20 jailed daily for opting not to pay fines

Patrick Nulty,Independent (Labour) deputy for Dublin West at Leinster House yesterday.Pic Tom Burke 27/11/12

Niall O'Connor

CASH-STRAPPED workers are opting for a stint in prison rather than paying up fines, a leading charity has said.

St Vincent de Paul was reacting to new figures that reveal that some 20 people are being jailed every day for the non-payment of fines.

Charity workers have been told by some hard-pressed citizens that they are accepting time in prison because they cannot afford to settle the fine.

The news comes as the Department of Justice has confirmed that almost 7,500 individuals were imprisoned for the non payment of fines offence in 2012 – the highest number in years.

This is despite a raft of previous government commitments to end the practice of jailing people for defaulting on court-imposed fines.

According to the figures, 7,467 people were jailed last year "solely for non-payment of fines".

This represents an increase of 740 committals on 2011 when 6,727 individuals were jailed.

And the 2012 figure shows that there has been a 70pc increase in the overall number being jailed for this offence since 2009.

The St Vincent de Paul Charity has dealt with people who have opted to accept a jail sentence as they did not have the means to pay the fine in question.


"The increase in numbers being imprisoned for non-payment of fines would appear to be a direct consequence of the increasing financial pressure which is being witnessed by SVP volunteers visiting homes throughout the country," a spokesman said.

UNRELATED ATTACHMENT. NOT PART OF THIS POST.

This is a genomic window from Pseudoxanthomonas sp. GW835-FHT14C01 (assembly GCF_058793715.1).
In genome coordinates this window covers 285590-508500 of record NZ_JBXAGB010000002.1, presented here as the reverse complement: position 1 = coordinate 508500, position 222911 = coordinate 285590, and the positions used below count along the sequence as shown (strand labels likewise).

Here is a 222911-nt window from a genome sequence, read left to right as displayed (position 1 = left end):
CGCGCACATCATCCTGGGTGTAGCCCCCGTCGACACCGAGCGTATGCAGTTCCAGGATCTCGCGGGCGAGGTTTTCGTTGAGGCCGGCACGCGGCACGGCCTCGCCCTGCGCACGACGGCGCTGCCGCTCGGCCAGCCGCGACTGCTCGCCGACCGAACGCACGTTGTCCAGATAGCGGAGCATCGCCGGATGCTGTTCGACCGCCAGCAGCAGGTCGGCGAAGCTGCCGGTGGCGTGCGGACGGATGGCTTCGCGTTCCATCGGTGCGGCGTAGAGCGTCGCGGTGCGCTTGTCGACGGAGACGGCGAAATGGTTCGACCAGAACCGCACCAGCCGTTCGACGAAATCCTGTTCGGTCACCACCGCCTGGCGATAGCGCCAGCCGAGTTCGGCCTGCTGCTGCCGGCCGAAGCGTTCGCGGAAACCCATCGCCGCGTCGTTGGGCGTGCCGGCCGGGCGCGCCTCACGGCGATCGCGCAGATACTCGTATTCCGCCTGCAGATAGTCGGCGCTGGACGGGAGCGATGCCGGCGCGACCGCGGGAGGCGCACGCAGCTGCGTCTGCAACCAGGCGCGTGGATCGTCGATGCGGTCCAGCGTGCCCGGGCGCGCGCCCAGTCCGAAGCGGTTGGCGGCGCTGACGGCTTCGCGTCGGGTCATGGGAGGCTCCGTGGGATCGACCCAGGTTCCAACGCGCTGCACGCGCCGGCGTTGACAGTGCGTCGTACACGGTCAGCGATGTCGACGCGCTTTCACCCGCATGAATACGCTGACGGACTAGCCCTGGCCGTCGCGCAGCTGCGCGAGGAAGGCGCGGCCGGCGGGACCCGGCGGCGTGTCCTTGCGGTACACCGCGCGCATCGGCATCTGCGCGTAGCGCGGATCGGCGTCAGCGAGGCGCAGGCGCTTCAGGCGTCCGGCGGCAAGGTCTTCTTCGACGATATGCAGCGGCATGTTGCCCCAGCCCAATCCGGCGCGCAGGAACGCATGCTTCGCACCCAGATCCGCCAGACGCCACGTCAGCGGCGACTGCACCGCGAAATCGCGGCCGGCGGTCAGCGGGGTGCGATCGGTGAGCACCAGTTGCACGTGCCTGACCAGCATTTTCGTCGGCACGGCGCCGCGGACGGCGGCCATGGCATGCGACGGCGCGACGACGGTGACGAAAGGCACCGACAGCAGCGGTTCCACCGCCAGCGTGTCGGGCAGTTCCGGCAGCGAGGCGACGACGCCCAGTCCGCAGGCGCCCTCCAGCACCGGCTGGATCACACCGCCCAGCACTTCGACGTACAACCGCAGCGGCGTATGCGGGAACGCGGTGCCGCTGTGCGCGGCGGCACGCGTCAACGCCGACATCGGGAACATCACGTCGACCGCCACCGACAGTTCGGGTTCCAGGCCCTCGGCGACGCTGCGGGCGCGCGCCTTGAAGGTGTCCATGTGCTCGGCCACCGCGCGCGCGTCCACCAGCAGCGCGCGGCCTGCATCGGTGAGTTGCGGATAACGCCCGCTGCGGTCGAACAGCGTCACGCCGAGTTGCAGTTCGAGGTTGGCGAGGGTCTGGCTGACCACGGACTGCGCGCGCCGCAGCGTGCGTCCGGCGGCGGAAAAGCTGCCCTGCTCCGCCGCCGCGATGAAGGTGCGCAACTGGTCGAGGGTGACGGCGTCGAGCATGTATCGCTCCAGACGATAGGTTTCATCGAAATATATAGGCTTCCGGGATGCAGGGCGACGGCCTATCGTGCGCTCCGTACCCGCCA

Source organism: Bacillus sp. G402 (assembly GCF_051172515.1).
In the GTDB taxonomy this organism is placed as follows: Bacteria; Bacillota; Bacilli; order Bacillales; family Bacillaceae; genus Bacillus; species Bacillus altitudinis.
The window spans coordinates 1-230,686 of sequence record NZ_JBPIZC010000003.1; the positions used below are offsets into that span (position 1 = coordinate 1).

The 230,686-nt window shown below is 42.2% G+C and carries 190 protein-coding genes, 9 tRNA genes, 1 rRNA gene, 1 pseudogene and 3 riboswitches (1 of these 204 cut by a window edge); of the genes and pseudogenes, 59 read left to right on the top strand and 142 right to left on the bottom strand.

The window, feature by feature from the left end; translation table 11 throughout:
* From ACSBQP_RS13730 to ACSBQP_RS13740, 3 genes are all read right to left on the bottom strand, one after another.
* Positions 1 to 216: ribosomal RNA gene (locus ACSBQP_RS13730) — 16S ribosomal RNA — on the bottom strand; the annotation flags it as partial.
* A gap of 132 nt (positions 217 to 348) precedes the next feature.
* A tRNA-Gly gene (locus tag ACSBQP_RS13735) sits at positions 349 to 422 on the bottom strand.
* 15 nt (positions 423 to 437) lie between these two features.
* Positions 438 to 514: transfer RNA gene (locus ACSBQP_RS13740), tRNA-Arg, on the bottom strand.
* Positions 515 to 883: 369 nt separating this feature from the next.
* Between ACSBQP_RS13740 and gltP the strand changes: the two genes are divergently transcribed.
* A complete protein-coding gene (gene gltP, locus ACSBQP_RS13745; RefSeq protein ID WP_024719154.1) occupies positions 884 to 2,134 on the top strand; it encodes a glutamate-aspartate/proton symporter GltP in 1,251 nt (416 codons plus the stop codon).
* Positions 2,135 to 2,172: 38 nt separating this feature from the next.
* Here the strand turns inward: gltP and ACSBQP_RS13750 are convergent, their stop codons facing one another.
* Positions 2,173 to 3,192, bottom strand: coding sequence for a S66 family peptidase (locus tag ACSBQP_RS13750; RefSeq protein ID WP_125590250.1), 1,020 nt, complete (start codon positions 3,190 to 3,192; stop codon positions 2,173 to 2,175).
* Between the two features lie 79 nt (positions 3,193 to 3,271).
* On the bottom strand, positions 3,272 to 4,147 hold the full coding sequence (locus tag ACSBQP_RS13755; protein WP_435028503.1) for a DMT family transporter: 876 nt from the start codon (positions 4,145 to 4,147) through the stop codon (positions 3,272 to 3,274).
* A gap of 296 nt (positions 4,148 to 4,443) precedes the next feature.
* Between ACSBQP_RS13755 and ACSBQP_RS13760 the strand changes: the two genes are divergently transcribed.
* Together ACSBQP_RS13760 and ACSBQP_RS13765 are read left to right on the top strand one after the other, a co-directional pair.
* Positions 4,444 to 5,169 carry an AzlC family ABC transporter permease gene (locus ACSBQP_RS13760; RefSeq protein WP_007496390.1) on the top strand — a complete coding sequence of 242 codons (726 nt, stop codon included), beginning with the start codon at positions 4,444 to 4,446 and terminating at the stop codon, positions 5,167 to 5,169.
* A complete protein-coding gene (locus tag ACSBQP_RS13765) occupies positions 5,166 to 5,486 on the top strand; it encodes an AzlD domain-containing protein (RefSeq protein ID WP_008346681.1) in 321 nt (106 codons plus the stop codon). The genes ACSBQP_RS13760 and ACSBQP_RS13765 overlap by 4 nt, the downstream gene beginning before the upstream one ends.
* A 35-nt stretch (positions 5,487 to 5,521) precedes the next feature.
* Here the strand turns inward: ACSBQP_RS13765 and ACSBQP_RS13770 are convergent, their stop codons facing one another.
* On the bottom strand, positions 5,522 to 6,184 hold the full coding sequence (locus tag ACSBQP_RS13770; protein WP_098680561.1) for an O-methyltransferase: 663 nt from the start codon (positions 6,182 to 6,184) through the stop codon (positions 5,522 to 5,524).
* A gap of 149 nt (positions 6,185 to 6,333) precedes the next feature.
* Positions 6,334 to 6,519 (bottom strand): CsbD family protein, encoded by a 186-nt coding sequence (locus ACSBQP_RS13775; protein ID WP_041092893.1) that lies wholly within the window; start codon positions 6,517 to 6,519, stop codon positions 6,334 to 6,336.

"Those who are struggling are constantly having to make choices about what are their most urgent bills to pay.

"It is not just those on low pay or dependent on social welfare payments who seek the support of SVP. Increasingly they include middle-income families and those formerly self-employed whose businesses have all but vanished."

The figures, obtained by Labour TD Patrick Nulty, mean that an average of 20 people are being sent to prison every day for failing or refusing to pay fines.

Deputy Nulty described the figure as "absolutely outrageous", adding that there is a range of other options that should be availed off by the justice system.

"It's totally inappropriate for people – who are struggling immensely – to be sent to prison and forced to share a facility that also houses people involved in serious crime," he told the Herald.

New measures aimed at making it easier for people to deal with fines were published by the Justice Minister last year.

The measures are designed to allow people to pay fines over a 12-month period and will also enable employers to deduct the amount from wages.